Anyone with an ounce of intelligence could see this coming. It's going to get worse too as cars will have mandates that all cars have GPS locators, black boxes, backup cameras, crash avoidance. Did people think that all the little government mandates would not cause the price of cars to rise? Hey lets give the unions more benefits, just tack it on to the price of the car! There you go. Another good idea to redistribute wealth.
 

TakeAStepBack

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This is the result of the federal reserves actions to maintain cheap M2 through QE and artificially low interest rates. Will we ever manage to pin the proper cuplrit for the business cycle? I doubt it. If we still want to blame corporations and lenders for the Federal Reserves actions after the last fiasco I highly doubt people will start seeing the obvious.

And automotive sales is only the beginning of a bubble priming thorugh the FEDs efforts of cheap money.
 

Katzndogz

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Because of the insane government mandates the price of cars will continue to rise far above the ability of the ordinary person to buy a car. The government is in a very fragile position right now. On the one hand, it wants to eliminate all private ownership of automobiles and force everyone into other forms of transportation. On the other, it has an ideal opportunity to agitate its class warfare by telling the poor that cars cost too much because car makers only want rich people to be able to have cars.
 

dblack

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Don't you want to poor to be able to buy a car? As much as cars cost, they have to have a longer pay off time. Otherwise a car payment becomes as expensive as a mortgage. The government has been pumping money into the economy at a furious rate keeping interest rates. The government has caused car prices to rise with all kinds of mandates for what the car must include.

Cars cost too much. That's why the rich don't buy them. They lease them. With a 72 month loan, pretty much everyone will end up "leasing" cars either on a lease or a purchase plan.

Anyone with an ounce of intelligence could see this coming. It's going to get worse too as cars will have mandates that all cars have GPS locators, black boxes, backup cameras, crash avoidance. Did people think that all the little government mandates would not cause the price of cars to rise? Hey lets give the unions more benefits, just tack it on to the price of the car! There you go. Another good idea to redistribute wealth.
All the better to keep us in debt and spinning the hamster wheels of the war machine.
 

dblack

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Lest we delude ourselves that the debt game is anything new ....

Henry David Thoreau said:
When I consider my neighbors, the farmers of Concord, who are at least as well off as the other classes, I find that for the most part they have been toiling twenty, thirty, or forty years, that they may become the real owners of their farms, which commonly they have inherited with encumbrances, or else bought with hired money- and we may regard one third of that toil as the cost of their houses- but commonly they have not paid for them yet. It is true, the encumbrances sometimes outweigh the value of the farm, so that the farm itself becomes one great encumbrance, and still a man is found to inherit it, being well acquainted with it, as he says. On applying to the assessors, I am surprised to learn that they cannot at once name a dozen in the town who own their farms free and clear. If you would know the history of these homesteads, inquire at the bank where they are mortgaged. The man who has actually paid for his farm with labor on it is so rare that every neighbor can point to him. I doubt if there are three such men in Concord. What has been said of the merchants, that a very large majority, even ninety-seven in a hundred, are sure to fail, is equally true of the farmers. With regard to the merchants, however, one of them says pertinently that a great part of their failures are not genuine pecuniary failures, but merely failures to fulfil their engagements, because it is inconvenient; that is, it is the moral character that breaks down. But this puts an infinitely worse face on the matter, and suggests, beside, that probably not even the other three succeed in saving their souls, but are perchance bankrupt in a worse sense than they who fail honestly. Bankruptcy and repudiation are the springboards from which much of our civilization vaults and turns its somersets, but the savage stands on the unelastic plank of famine. Yet the Middlesex Cattle Show goes off here with eclat annually, as if all the joints of the agricultural machine were suent.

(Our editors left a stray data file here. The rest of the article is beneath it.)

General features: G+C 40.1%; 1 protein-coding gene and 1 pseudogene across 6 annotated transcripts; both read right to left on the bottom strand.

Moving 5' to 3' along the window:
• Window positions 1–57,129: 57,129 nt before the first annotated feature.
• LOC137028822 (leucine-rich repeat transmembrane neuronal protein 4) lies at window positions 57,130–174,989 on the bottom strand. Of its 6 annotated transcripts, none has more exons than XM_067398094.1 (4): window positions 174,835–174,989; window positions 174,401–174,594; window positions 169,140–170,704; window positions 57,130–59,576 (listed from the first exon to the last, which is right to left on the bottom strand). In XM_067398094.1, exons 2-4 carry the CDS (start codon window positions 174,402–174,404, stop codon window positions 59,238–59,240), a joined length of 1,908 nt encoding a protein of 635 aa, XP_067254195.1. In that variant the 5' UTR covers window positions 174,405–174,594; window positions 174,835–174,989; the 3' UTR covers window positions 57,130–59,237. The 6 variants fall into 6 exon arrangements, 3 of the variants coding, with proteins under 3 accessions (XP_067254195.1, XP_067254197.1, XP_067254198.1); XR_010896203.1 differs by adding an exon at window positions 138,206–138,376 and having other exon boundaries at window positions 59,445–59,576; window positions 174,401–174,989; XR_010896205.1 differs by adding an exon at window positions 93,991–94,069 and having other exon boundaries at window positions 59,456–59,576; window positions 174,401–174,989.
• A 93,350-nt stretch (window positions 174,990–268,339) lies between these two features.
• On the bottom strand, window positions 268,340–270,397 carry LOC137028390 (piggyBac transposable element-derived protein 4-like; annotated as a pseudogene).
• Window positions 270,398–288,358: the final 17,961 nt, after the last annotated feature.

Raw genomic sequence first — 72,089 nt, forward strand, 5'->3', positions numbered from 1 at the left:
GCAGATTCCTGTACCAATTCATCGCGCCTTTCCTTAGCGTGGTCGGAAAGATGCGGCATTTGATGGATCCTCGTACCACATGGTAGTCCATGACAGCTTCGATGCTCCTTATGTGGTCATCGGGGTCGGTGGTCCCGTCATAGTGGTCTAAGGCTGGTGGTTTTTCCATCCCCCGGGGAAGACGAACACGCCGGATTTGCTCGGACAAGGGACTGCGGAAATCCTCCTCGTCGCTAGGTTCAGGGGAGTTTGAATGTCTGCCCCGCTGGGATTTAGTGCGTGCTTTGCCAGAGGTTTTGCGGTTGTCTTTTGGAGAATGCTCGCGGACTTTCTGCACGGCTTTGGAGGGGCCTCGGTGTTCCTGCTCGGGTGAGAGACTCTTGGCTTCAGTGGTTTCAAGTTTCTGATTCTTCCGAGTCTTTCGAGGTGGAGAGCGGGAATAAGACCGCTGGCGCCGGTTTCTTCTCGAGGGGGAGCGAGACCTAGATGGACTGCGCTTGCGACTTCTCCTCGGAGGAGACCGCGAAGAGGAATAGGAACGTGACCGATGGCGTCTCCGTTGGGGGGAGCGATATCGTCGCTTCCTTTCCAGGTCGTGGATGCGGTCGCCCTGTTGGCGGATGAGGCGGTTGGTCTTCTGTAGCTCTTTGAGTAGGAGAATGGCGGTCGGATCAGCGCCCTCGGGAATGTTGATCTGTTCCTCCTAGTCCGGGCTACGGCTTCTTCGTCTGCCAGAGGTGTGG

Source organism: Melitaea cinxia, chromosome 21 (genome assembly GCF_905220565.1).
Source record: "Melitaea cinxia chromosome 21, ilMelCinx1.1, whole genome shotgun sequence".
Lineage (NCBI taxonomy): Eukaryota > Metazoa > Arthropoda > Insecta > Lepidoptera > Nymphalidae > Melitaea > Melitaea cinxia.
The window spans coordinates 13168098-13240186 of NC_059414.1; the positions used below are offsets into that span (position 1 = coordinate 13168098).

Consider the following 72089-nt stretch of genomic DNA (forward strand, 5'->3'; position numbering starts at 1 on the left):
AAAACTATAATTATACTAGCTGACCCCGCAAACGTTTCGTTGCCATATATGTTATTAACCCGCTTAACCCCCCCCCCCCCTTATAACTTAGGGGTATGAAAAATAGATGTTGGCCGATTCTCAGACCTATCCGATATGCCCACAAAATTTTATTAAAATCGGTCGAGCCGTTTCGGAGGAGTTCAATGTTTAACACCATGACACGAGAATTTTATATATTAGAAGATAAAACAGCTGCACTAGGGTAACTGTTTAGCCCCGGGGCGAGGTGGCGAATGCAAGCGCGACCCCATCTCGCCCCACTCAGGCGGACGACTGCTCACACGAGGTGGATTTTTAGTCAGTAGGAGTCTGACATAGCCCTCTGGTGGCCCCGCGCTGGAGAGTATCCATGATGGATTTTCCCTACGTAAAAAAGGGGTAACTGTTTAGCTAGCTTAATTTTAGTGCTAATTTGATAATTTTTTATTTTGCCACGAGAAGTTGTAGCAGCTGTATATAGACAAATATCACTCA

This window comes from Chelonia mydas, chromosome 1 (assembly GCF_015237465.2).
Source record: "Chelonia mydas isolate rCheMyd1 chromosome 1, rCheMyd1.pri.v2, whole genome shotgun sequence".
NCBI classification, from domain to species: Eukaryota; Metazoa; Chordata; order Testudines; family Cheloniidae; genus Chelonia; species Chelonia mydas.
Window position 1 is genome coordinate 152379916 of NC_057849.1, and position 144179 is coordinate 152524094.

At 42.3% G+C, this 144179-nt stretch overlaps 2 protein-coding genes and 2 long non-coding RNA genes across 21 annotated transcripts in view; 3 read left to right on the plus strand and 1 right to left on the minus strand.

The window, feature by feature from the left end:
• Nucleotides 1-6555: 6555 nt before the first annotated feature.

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georgephillip

georgephillip

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It's not a coincidence that Subprime Auto Loans dramatically increased after the Gubmint bailed out GM and the Auto Unions, and destroyed years of supply of good used cars in Cash For Clunkers.

Hopenchange!
How many years supply of "good used cars" did the Gubmint destroy?
Link??
CFC=CRA???